Originally Posted by Chris Wallace
See, I wonder about that now. I agree with you but, how much of that agreement is based on my own aesthetic preferences & how much of it is because over the last 20 years we've been conditioned to think certain outfits would look silly on film? I mean, nobody but nobody has more fiercely defended the leather X-suits or opposed the idea of bringing Batman's grey tights to the silver screen than I have. But then Spider-Man wore tights in his movies & looked GREAT. Had the same time & care that went into his suit been put into Batman's traditional garb, then maybe-just maybe they could've pulled it off. Is it entirely inconceivable that the movies could have just told us that the suit was made of some kind of special protective fabric and we would've swallowed that? We don't question it when they say it in the comics. Tell us an obviously form-fitting & otherwise ordinary looking suit is armored, we accept it. From time to time the outermost layer bts ripped up, revealing a kevlar mesh underneath & we're fine with it. And it HAS been pulled a time or two-the Flash series said that his suit was some unique material that could stand up to vibrations. We bought into the FF's "unstable molecules" bit. (I know the FF movies were wildly unpopular but for all the complaints I've heard, plausibility of the costumes was NOT among them.) Maybe, just maybe. I don't know. I'm only speculating. The only real evidence any of us has AGAINST the use of spandex really comes from things like the 60's Batman TV show & cheaply made fan-films.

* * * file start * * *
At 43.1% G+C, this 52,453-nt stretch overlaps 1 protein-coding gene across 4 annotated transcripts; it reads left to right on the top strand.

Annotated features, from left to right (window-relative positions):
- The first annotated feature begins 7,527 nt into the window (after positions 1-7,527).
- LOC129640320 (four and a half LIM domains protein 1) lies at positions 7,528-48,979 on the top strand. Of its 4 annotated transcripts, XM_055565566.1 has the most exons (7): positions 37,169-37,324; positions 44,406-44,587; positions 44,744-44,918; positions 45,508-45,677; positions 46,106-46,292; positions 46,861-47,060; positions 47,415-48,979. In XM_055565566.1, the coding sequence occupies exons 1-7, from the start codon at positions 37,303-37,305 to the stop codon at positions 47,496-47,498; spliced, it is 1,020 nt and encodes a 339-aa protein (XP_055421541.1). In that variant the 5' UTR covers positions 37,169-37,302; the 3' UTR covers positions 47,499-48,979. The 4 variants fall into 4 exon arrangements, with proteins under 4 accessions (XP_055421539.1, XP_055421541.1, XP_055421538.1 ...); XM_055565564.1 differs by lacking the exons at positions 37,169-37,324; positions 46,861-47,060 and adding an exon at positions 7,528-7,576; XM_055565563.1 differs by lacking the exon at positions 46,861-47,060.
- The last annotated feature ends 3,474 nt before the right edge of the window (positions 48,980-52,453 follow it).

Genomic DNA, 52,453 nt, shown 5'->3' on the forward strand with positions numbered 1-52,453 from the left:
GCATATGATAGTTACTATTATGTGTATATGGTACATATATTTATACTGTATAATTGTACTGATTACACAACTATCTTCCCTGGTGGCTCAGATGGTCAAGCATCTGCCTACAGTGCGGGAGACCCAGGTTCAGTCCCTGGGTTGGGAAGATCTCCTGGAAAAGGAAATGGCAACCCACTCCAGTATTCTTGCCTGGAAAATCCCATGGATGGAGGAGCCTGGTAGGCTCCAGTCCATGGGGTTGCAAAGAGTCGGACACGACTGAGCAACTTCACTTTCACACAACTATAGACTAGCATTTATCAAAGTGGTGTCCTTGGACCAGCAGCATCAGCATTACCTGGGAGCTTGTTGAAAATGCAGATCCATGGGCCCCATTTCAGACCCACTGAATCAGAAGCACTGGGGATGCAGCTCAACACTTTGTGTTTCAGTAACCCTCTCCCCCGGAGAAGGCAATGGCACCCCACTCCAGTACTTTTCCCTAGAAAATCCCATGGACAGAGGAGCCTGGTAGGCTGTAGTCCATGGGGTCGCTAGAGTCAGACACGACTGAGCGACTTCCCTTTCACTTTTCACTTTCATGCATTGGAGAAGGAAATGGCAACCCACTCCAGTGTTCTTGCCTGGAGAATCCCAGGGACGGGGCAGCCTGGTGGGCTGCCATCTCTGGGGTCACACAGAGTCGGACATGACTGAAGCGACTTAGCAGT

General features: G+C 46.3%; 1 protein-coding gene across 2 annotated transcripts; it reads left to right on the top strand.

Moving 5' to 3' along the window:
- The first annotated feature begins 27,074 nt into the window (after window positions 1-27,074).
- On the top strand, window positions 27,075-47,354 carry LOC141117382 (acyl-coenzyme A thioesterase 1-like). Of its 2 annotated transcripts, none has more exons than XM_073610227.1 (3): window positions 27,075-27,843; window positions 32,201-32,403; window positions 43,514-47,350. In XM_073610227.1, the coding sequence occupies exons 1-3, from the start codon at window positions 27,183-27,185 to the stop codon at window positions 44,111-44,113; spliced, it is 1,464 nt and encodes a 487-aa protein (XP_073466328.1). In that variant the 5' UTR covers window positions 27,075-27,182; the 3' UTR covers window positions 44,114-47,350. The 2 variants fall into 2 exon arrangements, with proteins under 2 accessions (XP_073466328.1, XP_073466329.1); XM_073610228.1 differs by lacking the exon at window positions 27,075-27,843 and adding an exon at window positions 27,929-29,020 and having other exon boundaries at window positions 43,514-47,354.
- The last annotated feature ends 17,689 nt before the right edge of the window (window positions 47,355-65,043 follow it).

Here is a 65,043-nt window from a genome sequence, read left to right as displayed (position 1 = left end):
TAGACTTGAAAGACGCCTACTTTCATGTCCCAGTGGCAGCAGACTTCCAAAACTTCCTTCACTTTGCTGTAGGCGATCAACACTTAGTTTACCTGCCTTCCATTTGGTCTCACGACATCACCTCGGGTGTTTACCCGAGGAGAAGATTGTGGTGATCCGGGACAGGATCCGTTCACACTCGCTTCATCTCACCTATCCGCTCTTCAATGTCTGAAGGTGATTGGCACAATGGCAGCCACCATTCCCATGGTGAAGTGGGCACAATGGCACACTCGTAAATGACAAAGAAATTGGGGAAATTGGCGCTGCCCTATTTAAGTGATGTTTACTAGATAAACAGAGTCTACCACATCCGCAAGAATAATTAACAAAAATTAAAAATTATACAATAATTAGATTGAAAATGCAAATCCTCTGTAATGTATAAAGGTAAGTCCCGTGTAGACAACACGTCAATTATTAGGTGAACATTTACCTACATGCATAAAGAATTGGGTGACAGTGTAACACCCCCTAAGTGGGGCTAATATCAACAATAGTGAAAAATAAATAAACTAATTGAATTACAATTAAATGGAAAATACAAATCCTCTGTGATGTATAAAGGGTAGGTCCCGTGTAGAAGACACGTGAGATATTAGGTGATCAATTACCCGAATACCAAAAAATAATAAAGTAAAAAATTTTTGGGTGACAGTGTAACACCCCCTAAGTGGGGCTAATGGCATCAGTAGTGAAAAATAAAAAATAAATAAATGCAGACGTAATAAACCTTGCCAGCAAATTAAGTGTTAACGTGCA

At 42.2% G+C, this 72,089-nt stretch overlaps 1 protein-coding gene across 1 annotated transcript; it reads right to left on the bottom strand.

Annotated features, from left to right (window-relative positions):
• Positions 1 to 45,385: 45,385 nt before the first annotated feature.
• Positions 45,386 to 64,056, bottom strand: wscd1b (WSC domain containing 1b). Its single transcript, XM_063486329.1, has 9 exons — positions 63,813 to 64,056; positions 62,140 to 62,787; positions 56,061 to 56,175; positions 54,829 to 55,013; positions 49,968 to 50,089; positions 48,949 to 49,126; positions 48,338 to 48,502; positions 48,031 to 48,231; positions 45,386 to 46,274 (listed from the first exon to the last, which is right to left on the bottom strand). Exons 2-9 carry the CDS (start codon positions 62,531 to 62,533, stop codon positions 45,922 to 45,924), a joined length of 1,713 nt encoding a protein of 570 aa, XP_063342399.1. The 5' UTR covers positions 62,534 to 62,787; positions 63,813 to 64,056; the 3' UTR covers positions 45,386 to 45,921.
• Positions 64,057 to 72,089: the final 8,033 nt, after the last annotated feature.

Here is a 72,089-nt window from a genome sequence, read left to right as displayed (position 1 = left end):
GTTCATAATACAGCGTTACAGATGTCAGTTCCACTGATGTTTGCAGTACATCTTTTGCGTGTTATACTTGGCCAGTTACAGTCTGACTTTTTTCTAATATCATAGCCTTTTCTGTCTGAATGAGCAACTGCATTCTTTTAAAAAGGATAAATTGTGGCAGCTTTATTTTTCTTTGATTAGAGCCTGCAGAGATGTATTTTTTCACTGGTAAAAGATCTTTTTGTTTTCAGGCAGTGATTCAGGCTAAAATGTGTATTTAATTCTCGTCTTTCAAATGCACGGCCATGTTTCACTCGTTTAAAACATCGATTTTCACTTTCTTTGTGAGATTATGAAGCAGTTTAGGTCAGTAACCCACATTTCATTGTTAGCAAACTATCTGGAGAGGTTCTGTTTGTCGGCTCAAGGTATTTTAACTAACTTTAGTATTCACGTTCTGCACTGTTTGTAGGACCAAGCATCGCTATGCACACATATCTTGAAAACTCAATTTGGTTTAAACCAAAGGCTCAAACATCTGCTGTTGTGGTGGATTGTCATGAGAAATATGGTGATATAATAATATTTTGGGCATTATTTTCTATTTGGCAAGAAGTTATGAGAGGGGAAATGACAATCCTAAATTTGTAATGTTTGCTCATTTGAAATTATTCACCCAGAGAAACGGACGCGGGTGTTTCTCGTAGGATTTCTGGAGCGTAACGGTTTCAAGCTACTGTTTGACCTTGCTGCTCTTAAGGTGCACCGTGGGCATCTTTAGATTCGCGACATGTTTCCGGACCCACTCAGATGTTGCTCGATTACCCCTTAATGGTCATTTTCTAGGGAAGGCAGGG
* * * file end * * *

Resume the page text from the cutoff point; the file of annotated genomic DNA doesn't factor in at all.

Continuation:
I think you have to look at each superhero within his own context. Spider-Man is light in tone for the most part, so the tights fit the context.
In regards to the X-Men, I think have each character in their own specific costume would have looked horrificly bad and camp in live action. The "aesthetic" would have been all over the place. Plus, you have to think about what Singer was presenting us with; a bunch of outsiders/mutants who come together in unity. What better way to portray that unity than have them wear a kind of uniform which states "we are one"?
Now, in regards to Batman, the tights would have looked out of place badly in both Nolan's and Burton's universes. Imagine Batman's introduction in BB; would it have worked as well with tights? Would the theme of fear worked with tights? I'm not so sure.